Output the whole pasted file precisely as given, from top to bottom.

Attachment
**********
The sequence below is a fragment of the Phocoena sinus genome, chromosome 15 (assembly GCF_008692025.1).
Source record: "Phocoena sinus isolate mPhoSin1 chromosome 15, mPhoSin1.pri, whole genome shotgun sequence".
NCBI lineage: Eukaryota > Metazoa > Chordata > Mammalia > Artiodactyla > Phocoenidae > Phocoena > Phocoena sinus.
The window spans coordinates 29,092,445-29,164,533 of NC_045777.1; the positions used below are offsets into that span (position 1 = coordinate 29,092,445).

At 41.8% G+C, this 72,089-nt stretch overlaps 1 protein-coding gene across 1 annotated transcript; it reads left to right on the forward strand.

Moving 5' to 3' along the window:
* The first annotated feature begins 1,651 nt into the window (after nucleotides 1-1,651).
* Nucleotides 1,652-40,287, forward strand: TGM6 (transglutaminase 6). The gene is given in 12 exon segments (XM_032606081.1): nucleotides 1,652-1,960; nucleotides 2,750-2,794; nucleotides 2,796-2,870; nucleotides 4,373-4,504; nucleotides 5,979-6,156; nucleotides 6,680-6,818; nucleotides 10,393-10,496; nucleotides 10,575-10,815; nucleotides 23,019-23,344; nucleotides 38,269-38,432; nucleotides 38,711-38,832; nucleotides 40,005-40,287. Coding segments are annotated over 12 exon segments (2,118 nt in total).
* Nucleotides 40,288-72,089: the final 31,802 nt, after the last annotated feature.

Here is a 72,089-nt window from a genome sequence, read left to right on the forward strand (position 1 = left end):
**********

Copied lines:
The sequence below is a fragment of the Phocoena sinus genome, chromosome 15 (assembly GCF_008692025.1).
Source record: "Phocoena sinus isolate mPhoSin1 chromosome 15, mPhoSin1.pri, whole genome shotgun sequence".
NCBI lineage: Eukaryota > Metazoa > Chordata > Mammalia > Artiodactyla > Phocoenidae > Phocoena > Phocoena sinus.
The window spans coordinates 29,092,445-29,164,533 of NC_045777.1; the positions used below are offsets into that span (position 1 = coordinate 29,092,445).

At 41.8% G+C, this 72,089-nt stretch overlaps 1 protein-coding gene across 1 annotated transcript; it reads left to right on the forward strand.

Moving 5' to 3' along the window:
* The first annotated feature begins 1,651 nt into the window (after nucleotides 1-1,651).
* Nucleotides 1,652-40,287, forward strand: TGM6 (transglutaminase 6). The gene is given in 12 exon segments (XM_032606081.1): nucleotides 1,652-1,960; nucleotides 2,750-2,794; nucleotides 2,796-2,870; nucleotides 4,373-4,504; nucleotides 5,979-6,156; nucleotides 6,680-6,818; nucleotides 10,393-10,496; nucleotides 10,575-10,815; nucleotides 23,019-23,344; nucleotides 38,269-38,432; nucleotides 38,711-38,832; nucleotides 40,005-40,287. Coding segments are annotated over 12 exon segments (2,118 nt in total).
* Nucleotides 40,288-72,089: the final 31,802 nt, after the last annotated feature.

Here is a 72,089-nt window from a genome sequence, read left to right on the forward strand (position 1 = left end):